Monuments Become Culturally Important Only When They Embody Core Values

They are imbued with value when they represent core principles.
Dec 4, 2020Updated 1 month ago
Monuments Become Culturally Important Only When They Embody Core ValuesMonuments Become Culturally Important Only When They Embody Core Values
3 reasons
The Egyptian pyramids were a testament to architectural prowess and human sacrifice. Their existence represents both the rulers who commissioned them and the laborers who strained to build them.
The 130 or so pyramids were built as tombs and mausoleums for the region's royal families, the oldest of which was built around 2600 BC. How these massive structures were constructed with no modern machinery, in the middle of a desert, largely remains a mystery, though some recently discovered evidence suggests an ingenious use of pulley and ramp systems. The shape of the pyramids itself is a testament to the visionary thinking of their architects. Some think the pyramid shape mimics the rays of sun, shining down upon the earth. Pyramids were often finished off with limestone on their faces so they could be visible across the desert. The pyramids were a symbol of the pharaohs' power at the time, with many revered as demigods. But, the structures themselves also stand as a testament to the generations of laborers who toiled to build them, many of them slaves. The pyramids are now inscribed in UNESCO's list of top world heritage sites for their cultural significance. They are also considered one of the original "seven wonders of the world." The authenticity and enduring integrity of the work after centuries is part of what makes them so special. UNESCO called the Great Pyramid of Giza "the only surviving wonder of the ancient world." They pyramids are important not only for their aesthetic and architectural beauty but for their historical significance. Even today, historians are still learning new things about ancient Egypt by studying the pyramids.
The Milan Duomo has an interesting background for how it came into existence. It represents centuries of artistic innovation.
Italian art and architecture is world renowned, but Milan's Cathedral, or Duomo, is one the most intricately crafted and artistic structures in the world. At more than 600 years old, the Duomo remains the fifth largest Christian church in the world. Construction on the Duomo began all the way back in the 14th century—in 1386–and only finished in 1965. Throughout the centuries, several generations of Italy's best craftsman put their life's work into the building and its decoration. But, it's not just the building itself that is impressive and a testament to Italian religious artistry. The Duomo, which took nearly six centuries to complete, is home to a treasure chest of artworks. The cathedral houses some 3,400 statues, 135 gargoyles and 700 figures on its face and inside as well. All are handcrafted and share an aesthetic with the Duomo itself. The construction involved hundreds of architects and artisans throughout the years, and the Duomo reflects both the periods of time during during which it was constructed and the individuals who made it what it has become today.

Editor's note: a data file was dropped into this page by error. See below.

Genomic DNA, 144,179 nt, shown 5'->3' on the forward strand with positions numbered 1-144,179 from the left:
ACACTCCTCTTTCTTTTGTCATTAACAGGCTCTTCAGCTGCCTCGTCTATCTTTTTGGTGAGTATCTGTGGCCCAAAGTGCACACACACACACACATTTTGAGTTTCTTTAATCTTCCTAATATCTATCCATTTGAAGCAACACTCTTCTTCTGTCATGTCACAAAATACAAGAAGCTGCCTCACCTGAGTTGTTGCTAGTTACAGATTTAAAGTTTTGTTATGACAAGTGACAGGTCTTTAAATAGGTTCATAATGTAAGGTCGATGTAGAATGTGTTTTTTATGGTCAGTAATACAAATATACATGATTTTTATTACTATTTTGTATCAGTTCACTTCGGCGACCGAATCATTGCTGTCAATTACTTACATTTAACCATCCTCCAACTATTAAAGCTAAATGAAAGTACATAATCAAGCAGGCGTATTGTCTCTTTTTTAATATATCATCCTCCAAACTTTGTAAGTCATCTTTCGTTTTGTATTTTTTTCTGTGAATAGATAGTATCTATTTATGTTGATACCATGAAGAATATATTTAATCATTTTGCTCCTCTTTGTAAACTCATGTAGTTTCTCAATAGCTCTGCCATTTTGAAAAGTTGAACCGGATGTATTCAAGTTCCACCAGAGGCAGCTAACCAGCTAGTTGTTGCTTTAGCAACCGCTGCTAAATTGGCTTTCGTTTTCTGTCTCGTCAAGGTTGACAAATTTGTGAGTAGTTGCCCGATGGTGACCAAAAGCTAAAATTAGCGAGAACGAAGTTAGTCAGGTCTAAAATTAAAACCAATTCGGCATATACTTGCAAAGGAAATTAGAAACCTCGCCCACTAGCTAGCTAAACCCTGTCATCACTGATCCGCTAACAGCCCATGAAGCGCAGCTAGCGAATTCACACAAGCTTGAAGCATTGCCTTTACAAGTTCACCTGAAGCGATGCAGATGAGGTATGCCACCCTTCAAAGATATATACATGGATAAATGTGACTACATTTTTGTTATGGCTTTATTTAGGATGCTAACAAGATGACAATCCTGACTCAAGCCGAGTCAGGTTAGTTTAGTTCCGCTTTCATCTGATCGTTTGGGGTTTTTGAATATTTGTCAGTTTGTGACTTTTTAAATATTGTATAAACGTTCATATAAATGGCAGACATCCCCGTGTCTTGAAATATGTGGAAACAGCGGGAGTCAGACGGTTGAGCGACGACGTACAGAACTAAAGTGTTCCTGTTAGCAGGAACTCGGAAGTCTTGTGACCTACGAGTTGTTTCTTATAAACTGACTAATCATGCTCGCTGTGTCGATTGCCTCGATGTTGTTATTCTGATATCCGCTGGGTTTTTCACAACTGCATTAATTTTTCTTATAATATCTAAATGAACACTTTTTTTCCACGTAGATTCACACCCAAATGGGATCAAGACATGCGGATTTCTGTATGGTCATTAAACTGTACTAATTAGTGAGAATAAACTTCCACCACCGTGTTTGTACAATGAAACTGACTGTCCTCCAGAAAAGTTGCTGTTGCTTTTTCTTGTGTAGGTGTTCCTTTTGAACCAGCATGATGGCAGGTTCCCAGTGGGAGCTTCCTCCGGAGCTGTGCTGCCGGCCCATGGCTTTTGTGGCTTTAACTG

Paris' Notre Dame represents centuries of construction and reconstruction. The artistry, the materials, the labor, the sacrifice, and the endurance bear witness to generations of Parisians.
The medieval Catholic cathedral has been part of the Parisian architecture skyline since 1260. It has withstood the French Revolution, Napoleon, World War I, World War II, bombing attempts, and the 2019 fire. The building represents the enduring spirit of centuries of Parisians. It is as much a testament to the artistry involved in the use of flying buttresses to the delicate details in awe-inspiring stained glass windows, as to how the city of Paris continues to thrive. The very architecture was also called "a poor people's book" because of the many sculptures which line its walls and face depicting scenes from the Bible to benefit the illiterate. Some sculptures were destroyed by French revolutionaries, but many remain. The church, meaning "Our Lady" in French, has seen innumerable historic events. It was once the seat of the archbishop, and it served as the location for Henry VI's coronation. It would later inspire Victor Hugo to write "the Hunchback of Notre Dame," in which he referred to the cathedral as a "symphony in stone." Following the 2019 fire, author Summer Brennan wrote: "Notre Dame has borne witness to the rituals of Paris; its markets, its protest and revolutions, its lovers. The cyclops gaze of its rose windows — miraculously spared through this latest disaster — have observed as the days and decades and centuries pass through the hands of the city like prayer beads. Be it magic or art that most animates such a place for you, each share the power to conjure. We are all, sometimes, in need of sanctuary."
The national worth of an artistic object comes in part from the values it portrays. From ancient Egypt to present-day Paris, this has long been—and continues to be—the case.
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